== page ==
Daphne and Miss Roberts at The Nook in Bodinnick
MISS ROBERTS 1877-1961
In Daphne’s autobiography “Growing Pains – The Shaping of a Writer” she recalls lodging with Miss Roberts at The Nook in Bodinnick during the writing of her first novel “The Loving Spirit” - the story of Jane Slade of Polruan who became Janet Coombe of Plyn. The Nook was opposite Ferryside, the holiday home purchased by the du Maurier family.
1929. “The last day of September came. In a couple of days everyone, including M and Angela, would have gone. The house was to be shut up and it was arranged that I should lodge with Miss Roberts at The Nook, the cottage opposite. I could keep my bedroom at Ferryside open so as to write there during the day. But I would sleep, eat and live at The Nook, dear Bingo with me. No bathroom – Miss Roberts would fill a hip-bath with hot water every morning – and the “usual office” was up the garden path. Who cared? I’d be on my own. And Miss Roberts, cheerful, smiling, gave Bingo and me a warm welcome, the first of many which would follow through the years to come. Dear Miss Roberts, who never looked askance at my shorts, or trousers, or muddy sea-boots, who struggled upstairs each morning with her can of hot water, who pretended not to notice when, disliking sausages for supper, I furtively threw them on the sitting-room fire where they crackled loudly, and whose pleasant tittle-tattle of village gossip, invariably without malice, proved so entertaining.
I had soon settled down to a routine. Work in the morning, across to Miss Roberts’ for lunch, then a pull down-harbour in ‘Annabelle Lee’ in the afternoon or a tramp with Bingo. A cup of tea at The Nook, and back to work at Ferryside until it was time to pack up for the evening and go back for supper at Miss Roberts’. Lamplight and candles in the sitting-room, alone in privacy, with Miss Roberts “dishing” my sups in the kitchen alongside, after which she would retire early to bed, and I would stretch myself on the small hard-backed sofa to read”.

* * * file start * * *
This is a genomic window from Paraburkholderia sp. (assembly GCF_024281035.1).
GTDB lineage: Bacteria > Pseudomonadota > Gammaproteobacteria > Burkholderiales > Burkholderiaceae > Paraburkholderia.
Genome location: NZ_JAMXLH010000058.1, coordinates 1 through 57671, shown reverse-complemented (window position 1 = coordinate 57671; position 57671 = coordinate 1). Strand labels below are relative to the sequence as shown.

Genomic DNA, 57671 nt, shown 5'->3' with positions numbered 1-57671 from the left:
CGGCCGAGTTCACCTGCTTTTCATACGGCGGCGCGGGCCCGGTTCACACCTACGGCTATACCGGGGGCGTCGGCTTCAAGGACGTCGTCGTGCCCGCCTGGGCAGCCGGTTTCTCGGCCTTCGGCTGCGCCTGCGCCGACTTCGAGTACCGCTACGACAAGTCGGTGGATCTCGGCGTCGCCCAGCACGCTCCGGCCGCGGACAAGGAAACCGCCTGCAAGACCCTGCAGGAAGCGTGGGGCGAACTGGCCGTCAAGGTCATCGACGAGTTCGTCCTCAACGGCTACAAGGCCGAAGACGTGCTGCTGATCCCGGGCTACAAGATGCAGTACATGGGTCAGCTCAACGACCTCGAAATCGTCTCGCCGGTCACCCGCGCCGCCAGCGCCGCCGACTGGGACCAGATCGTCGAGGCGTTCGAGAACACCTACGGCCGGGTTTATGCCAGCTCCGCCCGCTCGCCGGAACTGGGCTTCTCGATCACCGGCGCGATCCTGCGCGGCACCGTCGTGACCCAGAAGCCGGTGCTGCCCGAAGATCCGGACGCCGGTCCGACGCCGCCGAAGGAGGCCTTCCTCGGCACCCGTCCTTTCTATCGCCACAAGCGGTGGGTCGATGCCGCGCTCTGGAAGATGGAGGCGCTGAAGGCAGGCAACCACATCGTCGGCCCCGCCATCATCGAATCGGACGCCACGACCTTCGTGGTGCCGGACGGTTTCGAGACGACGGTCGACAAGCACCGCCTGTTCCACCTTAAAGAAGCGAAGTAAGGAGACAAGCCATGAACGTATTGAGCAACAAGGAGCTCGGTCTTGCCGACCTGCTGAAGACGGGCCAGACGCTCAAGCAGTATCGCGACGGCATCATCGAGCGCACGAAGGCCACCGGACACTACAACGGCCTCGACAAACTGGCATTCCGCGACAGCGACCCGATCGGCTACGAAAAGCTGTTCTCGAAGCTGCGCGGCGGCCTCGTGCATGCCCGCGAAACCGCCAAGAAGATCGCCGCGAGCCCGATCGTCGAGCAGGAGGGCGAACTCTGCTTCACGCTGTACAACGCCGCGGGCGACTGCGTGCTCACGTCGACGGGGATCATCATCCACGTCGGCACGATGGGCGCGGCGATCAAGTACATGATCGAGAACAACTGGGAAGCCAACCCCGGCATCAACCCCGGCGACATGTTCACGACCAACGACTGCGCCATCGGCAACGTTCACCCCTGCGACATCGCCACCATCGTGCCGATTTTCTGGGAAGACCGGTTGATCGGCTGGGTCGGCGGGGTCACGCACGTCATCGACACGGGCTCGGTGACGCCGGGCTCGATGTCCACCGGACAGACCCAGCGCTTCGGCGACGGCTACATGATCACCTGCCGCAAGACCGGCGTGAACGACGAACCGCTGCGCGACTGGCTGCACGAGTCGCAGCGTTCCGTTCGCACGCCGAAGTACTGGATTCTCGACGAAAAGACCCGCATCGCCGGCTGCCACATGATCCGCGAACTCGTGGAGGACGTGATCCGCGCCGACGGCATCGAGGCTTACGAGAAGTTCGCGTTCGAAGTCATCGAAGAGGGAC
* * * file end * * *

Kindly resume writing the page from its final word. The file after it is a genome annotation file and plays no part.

Return to Fowey - 1930
Back to London
Miss Roberts was christened Kate on 27 July 1877, the daughter of Paul and Mary Roberts of Stenalees, St Austell. In the 1881 census Kate aged 3, her father Paul 36 a china clay labourer, mother Mary 35, and siblings Horetta 12, Edith 10, Jeremiah 2, Jane 11 months and step-sister Bessie Nankivell 13 were living at Rescorla, a small village in the heart of clay country, near St Austell.
Aged 13 in 1891 Kate was a live-in domestic servant for John Brenton, a butcher at Bugle with his wife Mary and five children. They also had a lodger Harry Parsons 21, a china clay labourer. He married Kate’s sister Edith Roberts in 1893.
Kate’s brother Jeremiah Roberts married Jane Coombe on 19 May 1903. Jane was the daughter of Samuel Coombe, a clay labourer and Abigail Udy who lived at Rosevear, St Austell. Jane died in 1935 aged 58. Did Miss Roberts tell Daphne about her family and is this where the name came from for the heroine of The Loving Spirit?
When Daphne’s son Kits Browning was asked about this he replied: “Yes I think the use of Coombe for the Jane Slade character could well have been because of Miss Roberts’ sister-in-law. Not necessarily on purpose but the name probably sunk into her subconscious and she remembered it. I know that she used to say that was how she thought of names for characters.”
Kate Roberts died at the age of 84 on 13 October 1961. By then she was living at Ye Old Cottage, East Looe. Her brother Jeremiah, a retired foreman at the China Clay Works, was the executor of her Will. She left effects totalling £4716 13s 6d. Jeremiah died in 1966.